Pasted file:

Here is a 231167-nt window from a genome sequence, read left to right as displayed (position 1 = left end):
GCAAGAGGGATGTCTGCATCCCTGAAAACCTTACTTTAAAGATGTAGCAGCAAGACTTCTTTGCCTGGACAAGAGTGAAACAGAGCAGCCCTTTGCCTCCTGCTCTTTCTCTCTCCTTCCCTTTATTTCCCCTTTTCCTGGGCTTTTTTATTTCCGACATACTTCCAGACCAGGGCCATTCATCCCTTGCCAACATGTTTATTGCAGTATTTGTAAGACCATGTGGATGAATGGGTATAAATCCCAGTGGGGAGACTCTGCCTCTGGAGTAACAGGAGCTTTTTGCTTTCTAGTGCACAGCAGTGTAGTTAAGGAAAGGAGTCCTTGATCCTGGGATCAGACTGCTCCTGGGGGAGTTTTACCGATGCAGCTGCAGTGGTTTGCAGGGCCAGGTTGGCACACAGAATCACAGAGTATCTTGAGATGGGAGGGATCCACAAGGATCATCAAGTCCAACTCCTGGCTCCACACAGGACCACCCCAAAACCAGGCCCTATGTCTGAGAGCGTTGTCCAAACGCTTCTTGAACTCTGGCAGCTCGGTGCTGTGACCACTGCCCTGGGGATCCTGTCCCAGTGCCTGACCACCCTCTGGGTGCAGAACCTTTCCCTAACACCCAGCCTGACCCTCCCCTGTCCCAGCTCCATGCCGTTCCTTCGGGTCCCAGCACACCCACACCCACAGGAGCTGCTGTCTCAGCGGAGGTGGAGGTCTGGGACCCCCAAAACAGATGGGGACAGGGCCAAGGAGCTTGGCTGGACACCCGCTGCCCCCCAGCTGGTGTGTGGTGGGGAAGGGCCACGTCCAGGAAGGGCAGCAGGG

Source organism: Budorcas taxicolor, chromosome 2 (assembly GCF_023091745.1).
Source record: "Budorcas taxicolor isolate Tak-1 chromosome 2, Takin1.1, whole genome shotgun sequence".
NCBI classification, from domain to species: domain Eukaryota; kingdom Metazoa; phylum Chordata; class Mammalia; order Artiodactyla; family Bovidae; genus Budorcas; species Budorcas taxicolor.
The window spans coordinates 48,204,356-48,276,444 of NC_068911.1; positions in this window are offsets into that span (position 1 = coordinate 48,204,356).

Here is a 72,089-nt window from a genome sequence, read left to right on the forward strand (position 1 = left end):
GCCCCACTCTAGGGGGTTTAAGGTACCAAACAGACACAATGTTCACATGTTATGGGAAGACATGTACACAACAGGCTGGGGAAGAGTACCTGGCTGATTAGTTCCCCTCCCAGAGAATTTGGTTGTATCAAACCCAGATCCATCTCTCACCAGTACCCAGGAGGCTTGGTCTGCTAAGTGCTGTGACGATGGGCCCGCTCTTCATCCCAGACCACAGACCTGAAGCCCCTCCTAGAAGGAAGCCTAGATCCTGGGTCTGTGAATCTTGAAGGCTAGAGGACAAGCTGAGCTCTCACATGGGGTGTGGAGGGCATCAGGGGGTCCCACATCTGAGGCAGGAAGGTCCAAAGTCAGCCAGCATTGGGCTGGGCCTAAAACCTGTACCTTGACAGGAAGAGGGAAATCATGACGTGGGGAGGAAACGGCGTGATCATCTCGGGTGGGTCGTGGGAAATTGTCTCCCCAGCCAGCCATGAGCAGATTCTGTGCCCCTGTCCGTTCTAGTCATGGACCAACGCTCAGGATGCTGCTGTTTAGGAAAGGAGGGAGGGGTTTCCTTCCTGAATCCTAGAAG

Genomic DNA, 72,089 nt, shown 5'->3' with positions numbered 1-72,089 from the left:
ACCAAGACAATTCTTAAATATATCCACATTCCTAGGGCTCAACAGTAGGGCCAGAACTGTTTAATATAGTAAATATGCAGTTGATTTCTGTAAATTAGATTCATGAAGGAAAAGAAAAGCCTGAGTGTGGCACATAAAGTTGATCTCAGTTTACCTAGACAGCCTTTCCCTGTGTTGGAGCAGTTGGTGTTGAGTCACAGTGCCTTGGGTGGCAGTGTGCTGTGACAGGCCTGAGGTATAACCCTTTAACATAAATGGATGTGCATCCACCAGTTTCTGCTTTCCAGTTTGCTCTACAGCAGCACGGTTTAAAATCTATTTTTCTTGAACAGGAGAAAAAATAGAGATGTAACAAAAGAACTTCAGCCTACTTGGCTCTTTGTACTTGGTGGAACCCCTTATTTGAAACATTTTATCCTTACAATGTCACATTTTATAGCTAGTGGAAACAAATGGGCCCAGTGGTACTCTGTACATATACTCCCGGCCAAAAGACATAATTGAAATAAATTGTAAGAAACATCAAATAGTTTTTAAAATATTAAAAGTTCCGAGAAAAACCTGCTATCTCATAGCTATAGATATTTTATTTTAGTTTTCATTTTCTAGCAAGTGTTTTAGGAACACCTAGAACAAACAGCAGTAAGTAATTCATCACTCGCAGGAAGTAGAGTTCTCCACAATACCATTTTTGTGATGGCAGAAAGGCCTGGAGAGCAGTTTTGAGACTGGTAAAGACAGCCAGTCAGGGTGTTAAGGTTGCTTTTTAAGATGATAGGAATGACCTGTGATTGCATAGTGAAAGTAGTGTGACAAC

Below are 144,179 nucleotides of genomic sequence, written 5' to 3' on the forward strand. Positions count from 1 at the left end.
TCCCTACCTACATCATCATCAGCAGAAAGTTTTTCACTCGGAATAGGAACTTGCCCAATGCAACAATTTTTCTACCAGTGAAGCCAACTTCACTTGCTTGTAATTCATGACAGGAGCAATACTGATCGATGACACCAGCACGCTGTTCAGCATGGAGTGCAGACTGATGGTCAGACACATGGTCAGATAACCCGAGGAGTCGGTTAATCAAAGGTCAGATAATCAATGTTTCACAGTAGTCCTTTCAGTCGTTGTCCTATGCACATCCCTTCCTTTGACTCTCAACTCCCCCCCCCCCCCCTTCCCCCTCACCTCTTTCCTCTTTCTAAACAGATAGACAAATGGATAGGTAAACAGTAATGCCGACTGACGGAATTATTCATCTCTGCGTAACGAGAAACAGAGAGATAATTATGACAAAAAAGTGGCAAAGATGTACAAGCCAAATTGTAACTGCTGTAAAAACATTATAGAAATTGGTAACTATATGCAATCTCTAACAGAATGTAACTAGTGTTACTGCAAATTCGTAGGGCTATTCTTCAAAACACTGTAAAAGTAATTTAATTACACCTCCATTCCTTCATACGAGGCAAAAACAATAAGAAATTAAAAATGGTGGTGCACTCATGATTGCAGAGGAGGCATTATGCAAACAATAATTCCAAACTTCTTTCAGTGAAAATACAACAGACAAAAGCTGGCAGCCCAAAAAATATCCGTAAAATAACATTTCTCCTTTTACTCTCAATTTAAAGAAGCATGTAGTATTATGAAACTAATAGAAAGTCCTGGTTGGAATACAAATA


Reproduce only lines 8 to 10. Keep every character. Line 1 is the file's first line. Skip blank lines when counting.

GCCCCACTCTAGGGGGTTTAAGGTACCAAACAGACACAATGTTCACATGTTATGGGAAGACATGTACACAACAGGCTGGGGAAGAGTACCTGGCTGATTAGTTCCCCTCCCAGAGAATTTGGTTGTATCAAACCCAGATCCATCTCTCACCAGTACCCAGGAGGCTTGGTCTGCTAAGTGCTGTGACGATGGGCCCGCTCTTCATCCCAGACCACAGACCTGAAGCCCCTCCTAGAAGGAAGCCTAGATCCTGGGTCTGTGAATCTTGAAGGCTAGAGGACAAGCTGAGCTCTCACATGGGGTGTGGAGGGCATCAGGGGGTCCCACATCTGAGGCAGGAAGGTCCAAAGTCAGCCAGCATTGGGCTGGGCCTAAAACCTGTACCTTGACAGGAAGAGGGAAATCATGACGTGGGGAGGAAACGGCGTGATCATCTCGGGTGGGTCGTGGGAAATTGTCTCCCCAGCCAGCCATGAGCAGATTCTGTGCCCCTGTCCGTTCTAGTCATGGACCAACGCTCAGGATGCTGCTGTTTAGGAAAGGAGGGAGGGGTTTCCTTCCTGAATCCTAGAAG

Genomic DNA, 72,089 nt, shown 5'->3' with positions numbered 1-72,089 from the left:
ACCAAGACAATTCTTAAATATATCCACATTCCTAGGGCTCAACAGTAGGGCCAGAACTGTTTAATATAGTAAATATGCAGTTGATTTCTGTAAATTAGATTCATGAAGGAAAAGAAAAGCCTGAGTGTGGCACATAAAGTTGATCTCAGTTTACCTAGACAGCCTTTCCCTGTGTTGGAGCAGTTGGTGTTGAGTCACAGTGCCTTGGGTGGCAGTGTGCTGTGACAGGCCTGAGGTATAACCCTTTAACATAAATGGATGTGCATCCACCAGTTTCTGCTTTCCAGTTTGCTCTACAGCAGCACGGTTTAAAATCTATTTTTCTTGAACAGGAGAAAAAATAGAGATGTAACAAAAGAACTTCAGCCTACTTGGCTCTTTGTACTTGGTGGAACCCCTTATTTGAAACATTTTATCCTTACAATGTCACATTTTATAGCTAGTGGAAACAAATGGGCCCAGTGGTACTCTGTACATATACTCCCGGCCAAAAGACATAATTGAAATAAATTGTAAGAAACATCAAATAGTTTTTAAAATATTAAAAGTTCCGAGAAAAACCTGCTATCTCATAGCTATAGATATTTTATTTTAGTTTTCATTTTCTAGCAAGTGTTTTAGGAACACCTAGAACAAACAGCAGTAAGTAATTCATCACTCGCAGGAAGTAGAGTTCTCCACAATACCATTTTTGTGATGGCAGAAAGGCCTGGAGAGCAGTTTTGAGACTGGTAAAGACAGCCAGTCAGGGTGTTAAGGTTGCTTTTTAAGATGATAGGAATGACCTGTGATTGCATAGTGAAAGTAGTGTGACAAC